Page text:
This is my first time dealing with gophers and I have a lot to learn. I am not opposed to trapping but finding the tunnels and setting the traps is an art. I purchased many "gopher baskets". These 1 and 5 gallon stainless steel baskets are made in such a way that the mesh will spread as the tree roots grow. This is a problem when using chicken wire as a gopher barrier, because the twisted wires of poultry mesh can be unyielding to growing roots. I recommend the web site "Gophers Limited" for wire, baskets, traps and information. Here I can see that my basket has kept the gopher from my newly planted Saijo Persimmon. Kazi, 1. Gopher, 0.
Now, after 4 days of gentle rain that soaked well into the ground worms have returned, along with a rainbow of bizarre and beautiful fungal life. The soil is coming alive again and I can see the long white strands of Mycelium when I turn any soil. It's just a beginning on the long road to vibrant and healthy soil, but it is very satisfying to see. Here are some examples:

Tuesday, August 10, 2010

Friday, July 2, 2010

Summer Woes and Wonders

Early summer is a wonderful moment in the L.A. garden. Even if June gloom (our foggiest month) stalls the garden for a few weeks, as it almost always does, there is something so exciting about the burst of young energy in the vegetable bed. This June was unusual. There were very few foggy days and the beautiful weather made the garden particularly verdant.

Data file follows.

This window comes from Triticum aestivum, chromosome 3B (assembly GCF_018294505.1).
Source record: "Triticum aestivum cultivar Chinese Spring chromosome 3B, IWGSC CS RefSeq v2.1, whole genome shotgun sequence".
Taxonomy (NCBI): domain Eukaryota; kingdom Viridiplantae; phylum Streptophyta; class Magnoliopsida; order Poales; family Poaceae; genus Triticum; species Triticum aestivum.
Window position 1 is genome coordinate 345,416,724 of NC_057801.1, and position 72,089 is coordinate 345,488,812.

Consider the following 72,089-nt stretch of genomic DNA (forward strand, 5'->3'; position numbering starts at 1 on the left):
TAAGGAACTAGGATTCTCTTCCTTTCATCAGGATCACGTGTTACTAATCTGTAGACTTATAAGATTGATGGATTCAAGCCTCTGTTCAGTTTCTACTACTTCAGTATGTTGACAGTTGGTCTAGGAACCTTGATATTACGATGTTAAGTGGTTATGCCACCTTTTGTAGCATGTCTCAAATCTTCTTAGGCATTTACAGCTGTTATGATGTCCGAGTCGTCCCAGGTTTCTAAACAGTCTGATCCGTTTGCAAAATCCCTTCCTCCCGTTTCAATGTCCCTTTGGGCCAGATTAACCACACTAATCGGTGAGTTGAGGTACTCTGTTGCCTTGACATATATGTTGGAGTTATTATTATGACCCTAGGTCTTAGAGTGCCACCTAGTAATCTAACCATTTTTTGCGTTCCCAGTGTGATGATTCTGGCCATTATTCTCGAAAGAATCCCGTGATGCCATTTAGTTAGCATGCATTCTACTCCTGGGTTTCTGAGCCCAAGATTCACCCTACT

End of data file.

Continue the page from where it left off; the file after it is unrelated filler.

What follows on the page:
I never plant the summer garden as early as my friends, not for any gardening reason, but because it works best for my family’s summer schedule. This year I planted even later than usual because ALL my seedlings died. All of them—maybe 200. I’ve thought a lot about why this might have happened and there isn’t an easy answer. They started beautifully under my lights in late March and early April. They sprouted in a timely and vigorous way, and I potted them from 72 cell trays into paper cups. I used to use Styrofoam cups but switched to paper because I didn’t like buying and throwing away all that plastic. This year when my seedlings were potted up they totally and completely stopped growing. Completely. For 2 months. And then they died. Part way through this, when I realized there was trouble, I switched some of the tomatoes to 4” nursery pots. Some of these made it, were planted in the beds and are now an amazing 4 or 5 inches tall. Wow. Spectacular growth for 3 months! Not.